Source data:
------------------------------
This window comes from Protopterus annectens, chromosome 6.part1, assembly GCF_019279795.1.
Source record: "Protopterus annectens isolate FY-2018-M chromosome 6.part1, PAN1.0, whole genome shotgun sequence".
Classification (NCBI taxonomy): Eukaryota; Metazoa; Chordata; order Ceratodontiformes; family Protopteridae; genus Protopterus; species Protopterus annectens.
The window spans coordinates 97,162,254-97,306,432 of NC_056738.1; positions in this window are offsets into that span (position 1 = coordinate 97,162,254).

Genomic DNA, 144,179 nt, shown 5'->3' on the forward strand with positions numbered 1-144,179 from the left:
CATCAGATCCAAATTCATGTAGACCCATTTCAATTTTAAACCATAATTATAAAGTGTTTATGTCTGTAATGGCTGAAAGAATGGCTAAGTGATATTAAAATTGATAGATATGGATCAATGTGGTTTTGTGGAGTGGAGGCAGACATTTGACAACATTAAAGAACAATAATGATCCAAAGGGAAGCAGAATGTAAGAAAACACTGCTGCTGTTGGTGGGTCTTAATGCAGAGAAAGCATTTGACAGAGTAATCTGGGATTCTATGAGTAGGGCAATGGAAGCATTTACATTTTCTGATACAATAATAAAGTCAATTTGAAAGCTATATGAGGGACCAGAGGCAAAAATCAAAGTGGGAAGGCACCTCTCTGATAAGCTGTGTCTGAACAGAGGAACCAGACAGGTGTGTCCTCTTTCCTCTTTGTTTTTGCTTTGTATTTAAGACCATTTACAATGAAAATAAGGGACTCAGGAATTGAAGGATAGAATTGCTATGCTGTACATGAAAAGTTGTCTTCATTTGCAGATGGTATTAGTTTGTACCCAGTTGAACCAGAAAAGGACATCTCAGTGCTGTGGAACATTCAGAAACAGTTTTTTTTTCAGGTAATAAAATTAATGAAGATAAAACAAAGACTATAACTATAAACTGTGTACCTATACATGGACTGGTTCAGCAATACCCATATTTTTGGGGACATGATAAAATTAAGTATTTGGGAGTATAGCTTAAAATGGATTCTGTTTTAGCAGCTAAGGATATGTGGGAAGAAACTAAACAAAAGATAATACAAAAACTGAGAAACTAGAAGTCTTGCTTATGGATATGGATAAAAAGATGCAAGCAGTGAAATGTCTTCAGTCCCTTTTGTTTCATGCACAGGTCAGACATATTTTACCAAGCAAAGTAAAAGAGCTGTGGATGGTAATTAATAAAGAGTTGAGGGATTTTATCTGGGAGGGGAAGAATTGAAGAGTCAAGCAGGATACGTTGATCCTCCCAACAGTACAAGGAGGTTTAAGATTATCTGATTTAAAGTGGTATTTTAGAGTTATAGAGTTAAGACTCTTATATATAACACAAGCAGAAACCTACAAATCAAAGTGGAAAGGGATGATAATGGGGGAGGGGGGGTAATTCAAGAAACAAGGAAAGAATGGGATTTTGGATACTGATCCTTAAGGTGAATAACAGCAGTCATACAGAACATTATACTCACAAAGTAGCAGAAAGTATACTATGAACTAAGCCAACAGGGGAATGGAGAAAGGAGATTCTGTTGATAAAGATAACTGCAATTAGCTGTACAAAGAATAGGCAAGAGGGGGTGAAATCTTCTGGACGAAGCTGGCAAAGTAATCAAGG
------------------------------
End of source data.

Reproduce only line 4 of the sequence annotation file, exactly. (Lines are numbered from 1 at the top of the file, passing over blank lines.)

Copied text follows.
The window spans coordinates 97,162,254-97,306,432 of NC_056738.1; positions in this window are offsets into that span (position 1 = coordinate 97,162,254).